This I cannot stand.  My little girl has been holding onto those walls for a good ten minutes and in five more she was going to have a lasting bond.  But now her time is wasted, and she will fall even further behind the other girls, and this is classic Joyce, wrecking her children’s lives because she has a whim, because she wants to make up for her lack of attention to the small things with big, splashy, candy-coated good times.

So I take her by the elbow, and I say, you are leaving now, and she swings her pocket book at me.  I step back and say to Karen, Did you see that? and her hand is to her mouth but she nods without speaking that yes she did see that.  I grab Joyce by the elbow once more and have to hold tight so she doesn’t pull that again, and I take the precaution of removing the purse from her other hand because that’s the weapon, but when her one hand is free and mine are full she starts battering her little fist against my chest and that’s when I hear Rosalie beginning to wail in the background.  You fucking bitch, I say to Joyce, and of course I know that’s wrong around the troop, and even more wrong in Our Lady of Hope, besides which this is not who I want to be, but there is only so much I can take from this woman.  I’m trying to back away from her hammering fist before I snap, and that’s when I bump into the craft table, hard, because I was moving sudden and I’m a big guy, and I hear the clattering of more mangers.  God knows how many of them went down.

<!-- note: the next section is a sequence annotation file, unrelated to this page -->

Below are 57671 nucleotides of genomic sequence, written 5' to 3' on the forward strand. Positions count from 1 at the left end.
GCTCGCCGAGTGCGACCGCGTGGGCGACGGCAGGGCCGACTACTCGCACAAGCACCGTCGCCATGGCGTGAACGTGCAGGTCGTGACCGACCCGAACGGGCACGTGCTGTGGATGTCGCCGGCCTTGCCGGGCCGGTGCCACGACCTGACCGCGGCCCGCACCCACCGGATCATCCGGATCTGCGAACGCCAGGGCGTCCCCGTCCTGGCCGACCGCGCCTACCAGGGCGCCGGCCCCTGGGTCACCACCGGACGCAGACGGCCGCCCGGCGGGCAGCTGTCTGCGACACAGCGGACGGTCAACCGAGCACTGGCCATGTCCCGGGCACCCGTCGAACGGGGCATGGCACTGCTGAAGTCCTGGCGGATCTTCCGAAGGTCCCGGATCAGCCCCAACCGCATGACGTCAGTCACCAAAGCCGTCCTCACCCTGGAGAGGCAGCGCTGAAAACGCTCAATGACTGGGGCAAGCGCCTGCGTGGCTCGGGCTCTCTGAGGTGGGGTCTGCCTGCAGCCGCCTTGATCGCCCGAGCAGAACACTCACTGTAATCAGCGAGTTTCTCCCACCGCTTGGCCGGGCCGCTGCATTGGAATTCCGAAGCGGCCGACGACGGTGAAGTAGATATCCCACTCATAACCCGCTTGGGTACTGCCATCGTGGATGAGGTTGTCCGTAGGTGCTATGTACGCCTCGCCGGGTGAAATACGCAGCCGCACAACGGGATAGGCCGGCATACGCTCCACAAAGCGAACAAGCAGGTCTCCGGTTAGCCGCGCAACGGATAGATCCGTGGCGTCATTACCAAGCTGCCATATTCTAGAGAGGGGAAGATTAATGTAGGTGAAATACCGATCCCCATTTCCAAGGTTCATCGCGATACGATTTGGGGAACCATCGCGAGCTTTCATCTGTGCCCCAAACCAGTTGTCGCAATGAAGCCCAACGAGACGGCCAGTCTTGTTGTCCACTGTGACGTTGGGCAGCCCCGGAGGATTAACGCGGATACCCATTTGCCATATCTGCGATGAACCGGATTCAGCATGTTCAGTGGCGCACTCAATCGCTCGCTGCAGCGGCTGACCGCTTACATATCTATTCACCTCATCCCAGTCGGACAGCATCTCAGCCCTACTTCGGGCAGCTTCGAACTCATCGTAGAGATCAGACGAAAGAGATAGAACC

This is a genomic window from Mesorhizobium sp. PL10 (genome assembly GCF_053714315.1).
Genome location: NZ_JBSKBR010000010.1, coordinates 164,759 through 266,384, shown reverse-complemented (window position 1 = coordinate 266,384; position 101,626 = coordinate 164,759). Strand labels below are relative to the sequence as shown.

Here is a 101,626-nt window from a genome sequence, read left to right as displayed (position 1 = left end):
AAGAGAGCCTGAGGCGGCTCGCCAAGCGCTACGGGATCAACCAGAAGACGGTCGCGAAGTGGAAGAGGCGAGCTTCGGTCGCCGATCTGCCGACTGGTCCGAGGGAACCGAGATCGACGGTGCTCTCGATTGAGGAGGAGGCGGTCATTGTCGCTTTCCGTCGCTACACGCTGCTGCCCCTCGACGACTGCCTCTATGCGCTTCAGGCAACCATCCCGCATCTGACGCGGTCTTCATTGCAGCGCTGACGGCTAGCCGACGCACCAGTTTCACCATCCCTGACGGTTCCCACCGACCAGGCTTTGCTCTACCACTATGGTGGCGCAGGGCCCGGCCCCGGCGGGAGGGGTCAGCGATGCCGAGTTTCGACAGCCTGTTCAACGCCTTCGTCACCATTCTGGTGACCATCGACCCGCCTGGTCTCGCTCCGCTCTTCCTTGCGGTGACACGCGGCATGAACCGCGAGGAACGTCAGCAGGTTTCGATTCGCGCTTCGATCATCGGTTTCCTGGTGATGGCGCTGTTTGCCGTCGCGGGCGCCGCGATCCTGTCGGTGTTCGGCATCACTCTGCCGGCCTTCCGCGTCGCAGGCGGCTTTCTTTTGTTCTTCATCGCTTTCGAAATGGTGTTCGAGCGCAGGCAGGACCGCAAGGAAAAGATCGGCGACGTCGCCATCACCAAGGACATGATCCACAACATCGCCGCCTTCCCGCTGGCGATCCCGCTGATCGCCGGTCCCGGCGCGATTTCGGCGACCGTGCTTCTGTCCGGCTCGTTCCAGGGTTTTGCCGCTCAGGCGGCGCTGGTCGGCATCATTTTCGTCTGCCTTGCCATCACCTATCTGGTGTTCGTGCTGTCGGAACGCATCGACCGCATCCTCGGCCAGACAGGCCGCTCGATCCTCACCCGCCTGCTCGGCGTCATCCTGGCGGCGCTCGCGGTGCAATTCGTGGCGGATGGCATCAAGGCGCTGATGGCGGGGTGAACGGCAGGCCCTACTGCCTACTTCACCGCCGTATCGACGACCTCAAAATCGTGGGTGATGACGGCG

Will you look at what you did?—I admit—I yelled at her.  Then she’s screaming back how I’m a bully and I’m always pushing her around—yes, she’s saying I’m pushing her around, which so help me God I have never done in my life—and then I see the cops in the doorway.  Karen must have called them on her cell, or maybe a secretary looking in, but then Joyce is crying up a storm and rubbing her arm and pointing to me and before I know it, I’m cuffed.  That’s when I come apart like a mortar into shards, slivers, a hundred jagged pieces.  I take my two hands cuffed together and twist free of the policeman, and yes, I do it, I flip the craft table over.  All the little girls are crying.  Rosalie is running from the room.  And I—I am a man crucified.  I am a man losing a child.  I have become the disaster Rosalie will remember all her life, and probably in her dreams, watching herself trying and trying to put together the ruined pieces of her nativity.

Photo: “Saw” by Sean Creamer; licensed under CC BY 2.0

Suzanne Matson